Data Structure Algorithm-2

Build Linked List from Scratch

I watched a video about building a Linked List from scratch, but there was something bothering me. After talking to a friend of mine, I finally found what kept me up whole night. As one of those having little background computer science and trying to study data structures and algorithm, I found it not easy to understand. There might be some blind spots to us, so I think it’s worth writing it down to help those who may have the some questions. Without further ado, let’s get started.

One concept you need to remember is “pass by reference”. I’m not going to talk too much about this concept. I will just briefly explain it.

When you create a new object of a class, the object takes up some space and is located at somewhere in the memory. When you assign this new object to another variable, this variable doesn’t make a copy of the new object and store the data. Instead, this variable points to the same new object located in memory.

Let’s try to build a Linked List class from scratch using Swift (In fact, we can build a Linked List using any language). This Linked List class includes some methods, such as addLast(), addFirst(), indexOf(), contains(), removeFirst(), removeLast(), and size().

First, let’s create a new playground in Xcode. Generally, objects that are linked are named “node”, so let’s create a node class first.

The node class contains two properties. One is “value”, which stores our integer data, and the other is “next”, which points to the next node.
Next, we create a LinkedList class.

The LinkedList class contains two basic properties. One is first, which is used to track which node is the first node, and the other is last, which is used to track which node is the last node. In addition, we declare one more property, called “count”. This property changes according to the size of a LinkedList object. This property may come in handy afterwards.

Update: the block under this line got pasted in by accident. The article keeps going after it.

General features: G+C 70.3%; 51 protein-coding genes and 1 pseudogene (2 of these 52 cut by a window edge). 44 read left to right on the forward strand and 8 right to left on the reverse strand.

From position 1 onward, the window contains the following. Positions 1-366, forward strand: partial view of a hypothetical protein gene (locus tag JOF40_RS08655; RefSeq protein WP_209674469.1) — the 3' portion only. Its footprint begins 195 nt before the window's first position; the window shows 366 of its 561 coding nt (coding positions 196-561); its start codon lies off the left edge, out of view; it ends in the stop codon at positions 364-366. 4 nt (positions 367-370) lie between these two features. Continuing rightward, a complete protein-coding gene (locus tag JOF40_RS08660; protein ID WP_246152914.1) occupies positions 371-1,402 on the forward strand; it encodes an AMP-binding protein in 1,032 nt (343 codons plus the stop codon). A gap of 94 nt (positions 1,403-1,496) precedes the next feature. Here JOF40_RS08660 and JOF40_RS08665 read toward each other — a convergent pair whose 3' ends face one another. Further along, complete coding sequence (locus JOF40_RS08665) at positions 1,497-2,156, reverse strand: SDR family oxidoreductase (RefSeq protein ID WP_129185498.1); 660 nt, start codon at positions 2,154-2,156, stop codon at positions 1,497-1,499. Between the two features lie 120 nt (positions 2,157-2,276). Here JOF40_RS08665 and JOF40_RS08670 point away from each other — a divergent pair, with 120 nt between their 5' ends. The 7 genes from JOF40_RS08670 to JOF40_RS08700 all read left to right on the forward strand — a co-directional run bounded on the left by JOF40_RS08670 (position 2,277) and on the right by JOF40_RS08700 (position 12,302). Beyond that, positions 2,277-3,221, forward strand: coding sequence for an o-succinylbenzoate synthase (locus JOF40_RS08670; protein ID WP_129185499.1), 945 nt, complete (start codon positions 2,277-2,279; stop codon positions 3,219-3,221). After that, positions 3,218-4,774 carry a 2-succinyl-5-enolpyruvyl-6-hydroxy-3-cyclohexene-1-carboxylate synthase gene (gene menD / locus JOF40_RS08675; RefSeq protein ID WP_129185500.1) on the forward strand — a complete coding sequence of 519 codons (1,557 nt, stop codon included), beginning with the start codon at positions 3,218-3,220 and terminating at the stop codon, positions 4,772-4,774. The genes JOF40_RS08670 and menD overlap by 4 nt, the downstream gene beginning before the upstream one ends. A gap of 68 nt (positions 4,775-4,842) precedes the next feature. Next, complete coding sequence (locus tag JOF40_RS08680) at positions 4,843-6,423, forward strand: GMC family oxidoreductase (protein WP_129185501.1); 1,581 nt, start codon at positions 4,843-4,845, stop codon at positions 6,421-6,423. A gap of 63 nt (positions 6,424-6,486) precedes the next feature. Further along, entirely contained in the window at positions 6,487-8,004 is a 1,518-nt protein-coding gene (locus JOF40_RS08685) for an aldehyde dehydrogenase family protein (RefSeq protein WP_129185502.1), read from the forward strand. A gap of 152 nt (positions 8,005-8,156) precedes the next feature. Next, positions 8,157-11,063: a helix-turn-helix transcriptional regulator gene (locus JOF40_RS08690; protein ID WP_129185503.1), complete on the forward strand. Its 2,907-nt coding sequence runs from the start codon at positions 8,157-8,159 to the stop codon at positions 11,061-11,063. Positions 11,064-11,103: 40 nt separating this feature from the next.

1. addLast() method adds a node to the last position of the LinkedList object.

Let’s start with creating a addLast() method in the LinkedList class. Every time we call this method, we create a new node object. We need to check if this LinkedList is empty. I use the “value” property of “first”to check it. If the “value” property is equal to nil, then we assign the new node object to “first” and “last”. If the “value” property is equal to nil, which means the LinkedList is not empty, then we need to replace the currently last node “last” with our new node object. We assigne the new node object to the “next” property of “last”, and then assign the new node object to “last”. The corresponding code is as follows.

Well, everything seems to make sense. However, when I looked into lines 25 and 26, something didn’t add up. What??? You just assigned the new node object to the “next” property of “last”, and then you also assigned the new node object to “last”. Since the “next” property of the new node object was nil, didn’t it just set the “next” property of “last” to nil again??, and the data of the original “last” just went missing. This is where “pass by value” concept comes in.